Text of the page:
FEGGA Greenkeeping Students: From left to right. Alejandro Reyes (Director of Agronomy – TAS), Kristian Kouhia (Finland), Mathis Reboullot (France), Oscar Gummesson (Sweden), Lara Arias (Golf Course Superintendent and Agronomy, Marco Simone Golf & Country Club) Ciaran Killeen (Republic of Ireland), Michele Lazzeri (Italy). Photo by Dean Cleaver, FEGGA.
Editor’s note: The following article was supplied by CapillaryFlow. All product claims, research cited and other information is directly from the company.
Four young greenkeepers from around Europe are coming to the end of a unique six-month work experience placement at Marco Simone Golf and Country Club in Rome, the host of this year’s Ryder Cup. And their stay will culminate in golf’s biggest
spectacle, the Cup itself, being held in the last week of September.
The placement scheme was organised by FEGGA, the Federation of European Golf Greenkeeping Associations, and sponsored by CapillaryFlow, the leader in water, carbon dioxide and oxygen management techniques for golf courses and other sports fields, and
equipment giant Toro. It is the second time Capillary and FEGGA have combined to give greenkeepers work experience at a Ryder Cup site, but this scheme is very different to the one run at Le Golf National in Paris in 2018.
“In Paris, ten greenkeepers came from Europe and ten from the USA, but they were just there for tournament week,” says FEGGA executive officer Dean Cleaver. “Unlike all the other volunteers, who had to pay their own way to Paris, we
took care of all our delegations costs for getting there and back. It worked really well, bringing greenkeepers from across the world together. But this programme is on a completely different level.”
The four scholars, Oscar Gummesson from Sweden, Ciaran Killeen from Ireland, Michele Lazzeri from Italy, and Mathis Reboullot from France, have been part of the greenkeeping team at Marco Simone since April, including for the Italian Open in May, and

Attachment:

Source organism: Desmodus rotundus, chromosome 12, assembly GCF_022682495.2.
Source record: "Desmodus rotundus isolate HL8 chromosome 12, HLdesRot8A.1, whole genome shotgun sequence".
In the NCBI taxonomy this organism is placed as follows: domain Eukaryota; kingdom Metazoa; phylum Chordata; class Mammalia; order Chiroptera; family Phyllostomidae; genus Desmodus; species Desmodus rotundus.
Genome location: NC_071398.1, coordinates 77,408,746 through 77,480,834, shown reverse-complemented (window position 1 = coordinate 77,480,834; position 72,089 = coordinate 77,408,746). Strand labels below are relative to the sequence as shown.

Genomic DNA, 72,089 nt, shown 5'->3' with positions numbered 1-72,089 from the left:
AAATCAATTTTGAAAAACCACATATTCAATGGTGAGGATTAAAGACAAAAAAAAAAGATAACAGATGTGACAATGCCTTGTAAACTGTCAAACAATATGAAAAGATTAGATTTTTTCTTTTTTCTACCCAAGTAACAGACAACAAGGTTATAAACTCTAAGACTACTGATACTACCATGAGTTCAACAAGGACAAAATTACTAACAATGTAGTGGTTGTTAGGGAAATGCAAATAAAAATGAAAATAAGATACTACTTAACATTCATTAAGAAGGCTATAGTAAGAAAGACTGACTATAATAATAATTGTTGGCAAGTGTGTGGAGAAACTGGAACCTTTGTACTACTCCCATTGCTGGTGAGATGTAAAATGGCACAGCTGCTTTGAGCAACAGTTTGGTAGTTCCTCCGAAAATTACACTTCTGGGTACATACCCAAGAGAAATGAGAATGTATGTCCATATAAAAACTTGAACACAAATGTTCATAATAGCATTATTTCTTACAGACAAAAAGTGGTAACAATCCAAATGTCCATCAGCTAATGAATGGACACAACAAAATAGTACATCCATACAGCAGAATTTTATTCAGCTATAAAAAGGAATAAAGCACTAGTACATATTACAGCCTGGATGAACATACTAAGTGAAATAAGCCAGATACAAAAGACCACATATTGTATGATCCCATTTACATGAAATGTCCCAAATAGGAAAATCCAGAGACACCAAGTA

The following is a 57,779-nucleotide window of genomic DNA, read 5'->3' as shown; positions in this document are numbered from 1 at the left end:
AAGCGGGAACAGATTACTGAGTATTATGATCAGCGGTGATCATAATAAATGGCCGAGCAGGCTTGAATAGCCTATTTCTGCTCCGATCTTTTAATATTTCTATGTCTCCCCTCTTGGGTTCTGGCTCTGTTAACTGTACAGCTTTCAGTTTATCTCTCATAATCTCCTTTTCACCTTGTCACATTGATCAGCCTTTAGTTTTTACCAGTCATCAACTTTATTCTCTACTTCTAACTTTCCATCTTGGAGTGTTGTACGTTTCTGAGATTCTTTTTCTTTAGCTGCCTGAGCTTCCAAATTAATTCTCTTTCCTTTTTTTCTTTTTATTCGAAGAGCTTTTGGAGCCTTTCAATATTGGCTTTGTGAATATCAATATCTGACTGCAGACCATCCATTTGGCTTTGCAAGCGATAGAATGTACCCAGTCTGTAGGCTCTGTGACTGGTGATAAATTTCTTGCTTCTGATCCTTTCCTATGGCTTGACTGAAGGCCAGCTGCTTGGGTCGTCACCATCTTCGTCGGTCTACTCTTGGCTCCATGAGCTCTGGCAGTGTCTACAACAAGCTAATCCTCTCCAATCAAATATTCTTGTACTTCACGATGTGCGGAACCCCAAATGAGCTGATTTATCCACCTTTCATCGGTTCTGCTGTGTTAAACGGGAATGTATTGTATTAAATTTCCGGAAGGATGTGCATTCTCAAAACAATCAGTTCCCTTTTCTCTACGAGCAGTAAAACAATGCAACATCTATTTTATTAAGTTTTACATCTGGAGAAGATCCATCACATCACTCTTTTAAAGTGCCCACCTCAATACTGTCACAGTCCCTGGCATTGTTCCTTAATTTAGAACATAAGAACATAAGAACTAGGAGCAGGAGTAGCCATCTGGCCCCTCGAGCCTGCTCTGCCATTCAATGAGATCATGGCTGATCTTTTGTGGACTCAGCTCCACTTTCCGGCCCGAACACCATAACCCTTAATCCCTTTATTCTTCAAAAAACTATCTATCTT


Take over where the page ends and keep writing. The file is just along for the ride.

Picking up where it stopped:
will remain there until the end of the Ryder Cup. “We’ve taken care of their accommodation, gave some help with flying in and out, and there has been regular education throughout the programme,” says Cleaver. “Toro has been
and delivered a course on irrigation, Kneale Diamond from CapillaryFlow is going to do one on bunkers, and Alejandro Reyes, who is serving as director of agronomy for Marco Simone, has been educating them on the grass choices that were made for the
golf course. It has been a really great experience for them, and I’m confident that what the four of them have learned during the placement will help them go on to become leaders of the greenkeeping community in their countries.”
CapillaryFlow chief executive Martin Sternberg, himself a qualified course superintendent, says: “We were really happy to be involved with the programme in Paris, and are even more so this year. As a company, our mission is to help improve the standard
and economics of golf course – and other sports field – presentation, and improving the education of the greenkeepers who take care of those courses is a really important part of that. It’s been a fantastic programme, and I hope
our scholars will go home afterwards and remember it as one of the highlights of their careers.”